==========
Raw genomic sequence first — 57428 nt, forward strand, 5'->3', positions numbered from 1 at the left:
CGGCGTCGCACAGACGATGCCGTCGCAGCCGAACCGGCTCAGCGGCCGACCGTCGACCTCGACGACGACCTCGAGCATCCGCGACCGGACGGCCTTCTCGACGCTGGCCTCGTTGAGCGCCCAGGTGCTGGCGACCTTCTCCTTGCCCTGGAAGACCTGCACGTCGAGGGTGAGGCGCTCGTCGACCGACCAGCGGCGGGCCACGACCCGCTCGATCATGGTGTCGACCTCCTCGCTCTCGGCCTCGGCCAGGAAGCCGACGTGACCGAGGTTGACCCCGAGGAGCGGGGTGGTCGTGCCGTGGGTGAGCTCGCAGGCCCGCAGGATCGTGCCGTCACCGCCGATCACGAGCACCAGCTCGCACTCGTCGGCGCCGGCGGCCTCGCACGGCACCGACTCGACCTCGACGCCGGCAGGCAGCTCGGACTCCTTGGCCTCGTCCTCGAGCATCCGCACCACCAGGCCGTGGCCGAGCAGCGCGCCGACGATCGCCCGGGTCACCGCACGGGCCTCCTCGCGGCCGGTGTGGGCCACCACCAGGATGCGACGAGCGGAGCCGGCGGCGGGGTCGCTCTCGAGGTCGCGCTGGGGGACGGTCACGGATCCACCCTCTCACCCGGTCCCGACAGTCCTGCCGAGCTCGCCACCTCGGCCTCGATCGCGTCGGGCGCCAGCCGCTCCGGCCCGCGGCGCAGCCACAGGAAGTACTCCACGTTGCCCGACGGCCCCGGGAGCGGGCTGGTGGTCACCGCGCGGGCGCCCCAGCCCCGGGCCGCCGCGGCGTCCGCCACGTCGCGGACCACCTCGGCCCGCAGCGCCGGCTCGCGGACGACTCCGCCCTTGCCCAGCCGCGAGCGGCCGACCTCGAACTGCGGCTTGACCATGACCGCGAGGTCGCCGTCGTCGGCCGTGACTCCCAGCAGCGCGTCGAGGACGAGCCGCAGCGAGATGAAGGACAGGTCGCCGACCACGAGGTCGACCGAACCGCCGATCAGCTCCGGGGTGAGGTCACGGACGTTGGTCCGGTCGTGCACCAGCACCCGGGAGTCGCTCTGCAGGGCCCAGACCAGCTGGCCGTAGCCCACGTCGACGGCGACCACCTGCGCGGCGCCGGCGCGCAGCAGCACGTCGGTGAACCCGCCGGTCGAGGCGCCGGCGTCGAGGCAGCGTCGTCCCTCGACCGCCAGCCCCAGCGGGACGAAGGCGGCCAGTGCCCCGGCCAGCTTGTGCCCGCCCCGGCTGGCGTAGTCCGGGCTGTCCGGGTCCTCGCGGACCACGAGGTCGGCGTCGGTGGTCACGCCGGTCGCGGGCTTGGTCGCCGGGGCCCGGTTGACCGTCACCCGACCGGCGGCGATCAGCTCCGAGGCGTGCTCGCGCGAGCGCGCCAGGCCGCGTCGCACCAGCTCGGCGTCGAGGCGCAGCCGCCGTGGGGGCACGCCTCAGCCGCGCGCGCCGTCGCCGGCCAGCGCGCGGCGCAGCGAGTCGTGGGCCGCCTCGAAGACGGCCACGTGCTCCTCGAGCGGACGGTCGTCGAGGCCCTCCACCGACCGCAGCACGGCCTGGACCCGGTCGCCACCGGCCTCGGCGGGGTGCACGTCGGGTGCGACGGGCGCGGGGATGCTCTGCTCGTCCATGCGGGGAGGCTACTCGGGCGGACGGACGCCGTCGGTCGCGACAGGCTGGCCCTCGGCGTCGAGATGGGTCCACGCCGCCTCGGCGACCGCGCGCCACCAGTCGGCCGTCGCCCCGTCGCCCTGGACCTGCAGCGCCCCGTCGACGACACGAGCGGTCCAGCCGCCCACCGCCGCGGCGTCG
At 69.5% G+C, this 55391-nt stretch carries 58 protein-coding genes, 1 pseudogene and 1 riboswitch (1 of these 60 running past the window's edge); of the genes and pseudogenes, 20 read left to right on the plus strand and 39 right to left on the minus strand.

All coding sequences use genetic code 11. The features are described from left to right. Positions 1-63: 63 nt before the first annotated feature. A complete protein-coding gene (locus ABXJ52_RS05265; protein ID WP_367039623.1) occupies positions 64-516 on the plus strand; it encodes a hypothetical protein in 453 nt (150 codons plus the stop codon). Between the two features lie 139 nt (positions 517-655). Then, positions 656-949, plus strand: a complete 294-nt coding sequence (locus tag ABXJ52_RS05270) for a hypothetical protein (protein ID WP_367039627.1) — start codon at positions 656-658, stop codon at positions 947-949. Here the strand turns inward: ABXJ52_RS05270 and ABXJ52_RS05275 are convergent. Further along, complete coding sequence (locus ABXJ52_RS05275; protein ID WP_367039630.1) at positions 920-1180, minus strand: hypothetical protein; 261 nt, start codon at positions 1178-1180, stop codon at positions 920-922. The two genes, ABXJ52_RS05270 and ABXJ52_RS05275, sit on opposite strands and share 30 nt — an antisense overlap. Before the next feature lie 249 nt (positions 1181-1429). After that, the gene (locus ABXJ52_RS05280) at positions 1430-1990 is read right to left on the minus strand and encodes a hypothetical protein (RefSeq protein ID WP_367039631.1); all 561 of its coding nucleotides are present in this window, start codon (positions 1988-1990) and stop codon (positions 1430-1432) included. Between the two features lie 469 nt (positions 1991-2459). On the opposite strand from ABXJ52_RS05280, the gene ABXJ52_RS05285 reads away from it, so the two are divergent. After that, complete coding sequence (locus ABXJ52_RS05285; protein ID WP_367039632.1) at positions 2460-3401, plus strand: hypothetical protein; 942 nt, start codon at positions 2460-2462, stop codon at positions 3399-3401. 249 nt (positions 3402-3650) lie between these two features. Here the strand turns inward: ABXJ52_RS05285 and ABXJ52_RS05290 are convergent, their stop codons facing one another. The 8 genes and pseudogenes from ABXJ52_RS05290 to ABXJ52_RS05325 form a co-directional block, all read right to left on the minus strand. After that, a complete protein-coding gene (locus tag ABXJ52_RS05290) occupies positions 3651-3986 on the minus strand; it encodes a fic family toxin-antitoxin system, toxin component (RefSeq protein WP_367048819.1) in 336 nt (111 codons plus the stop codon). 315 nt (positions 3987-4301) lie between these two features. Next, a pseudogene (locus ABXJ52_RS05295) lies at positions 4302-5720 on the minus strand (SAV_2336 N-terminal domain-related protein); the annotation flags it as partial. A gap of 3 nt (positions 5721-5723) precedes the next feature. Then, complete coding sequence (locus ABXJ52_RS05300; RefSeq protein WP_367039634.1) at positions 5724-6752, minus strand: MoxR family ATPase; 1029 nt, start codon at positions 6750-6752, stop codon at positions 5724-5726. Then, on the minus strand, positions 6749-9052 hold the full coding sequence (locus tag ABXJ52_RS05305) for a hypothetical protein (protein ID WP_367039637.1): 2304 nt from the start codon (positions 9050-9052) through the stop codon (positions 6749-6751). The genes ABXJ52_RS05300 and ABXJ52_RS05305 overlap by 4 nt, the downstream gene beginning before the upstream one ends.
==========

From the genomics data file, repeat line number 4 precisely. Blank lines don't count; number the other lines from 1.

All coding sequences use genetic code 11. The features are described from left to right. Positions 1-63: 63 nt before the first annotated feature. A complete protein-coding gene (locus ABXJ52_RS05265; protein ID WP_367039623.1) occupies positions 64-516 on the plus strand; it encodes a hypothetical protein in 453 nt (150 codons plus the stop codon). Between the two features lie 139 nt (positions 517-655). Then, positions 656-949, plus strand: a complete 294-nt coding sequence (locus tag ABXJ52_RS05270) for a hypothetical protein (protein ID WP_367039627.1) — start codon at positions 656-658, stop codon at positions 947-949. Here the strand turns inward: ABXJ52_RS05270 and ABXJ52_RS05275 are convergent. Further along, complete coding sequence (locus ABXJ52_RS05275; protein ID WP_367039630.1) at positions 920-1180, minus strand: hypothetical protein; 261 nt, start codon at positions 1178-1180, stop codon at positions 920-922. The two genes, ABXJ52_RS05270 and ABXJ52_RS05275, sit on opposite strands and share 30 nt — an antisense overlap. Before the next feature lie 249 nt (positions 1181-1429). After that, the gene (locus ABXJ52_RS05280) at positions 1430-1990 is read right to left on the minus strand and encodes a hypothetical protein (RefSeq protein ID WP_367039631.1); all 561 of its coding nucleotides are present in this window, start codon (positions 1988-1990) and stop codon (positions 1430-1432) included. Between the two features lie 469 nt (positions 1991-2459). On the opposite strand from ABXJ52_RS05280, the gene ABXJ52_RS05285 reads away from it, so the two are divergent. After that, complete coding sequence (locus ABXJ52_RS05285; protein ID WP_367039632.1) at positions 2460-3401, plus strand: hypothetical protein; 942 nt, start codon at positions 2460-2462, stop codon at positions 3399-3401. 249 nt (positions 3402-3650) lie between these two features. Here the strand turns inward: ABXJ52_RS05285 and ABXJ52_RS05290 are convergent, their stop codons facing one another. The 8 genes and pseudogenes from ABXJ52_RS05290 to ABXJ52_RS05325 form a co-directional block, all read right to left on the minus strand. After that, a complete protein-coding gene (locus tag ABXJ52_RS05290) occupies positions 3651-3986 on the minus strand; it encodes a fic family toxin-antitoxin system, toxin component (RefSeq protein WP_367048819.1) in 336 nt (111 codons plus the stop codon). 315 nt (positions 3987-4301) lie between these two features. Next, a pseudogene (locus ABXJ52_RS05295) lies at positions 4302-5720 on the minus strand (SAV_2336 N-terminal domain-related protein); the annotation flags it as partial. A gap of 3 nt (positions 5721-5723) precedes the next feature. Then, complete coding sequence (locus ABXJ52_RS05300; RefSeq protein WP_367039634.1) at positions 5724-6752, minus strand: MoxR family ATPase; 1029 nt, start codon at positions 6750-6752, stop codon at positions 5724-5726. Then, on the minus strand, positions 6749-9052 hold the full coding sequence (locus tag ABXJ52_RS05305) for a hypothetical protein (protein ID WP_367039637.1): 2304 nt from the start codon (positions 9050-9052) through the stop codon (positions 6749-6751). The genes ABXJ52_RS05300 and ABXJ52_RS05305 overlap by 4 nt, the downstream gene beginning before the upstream one ends.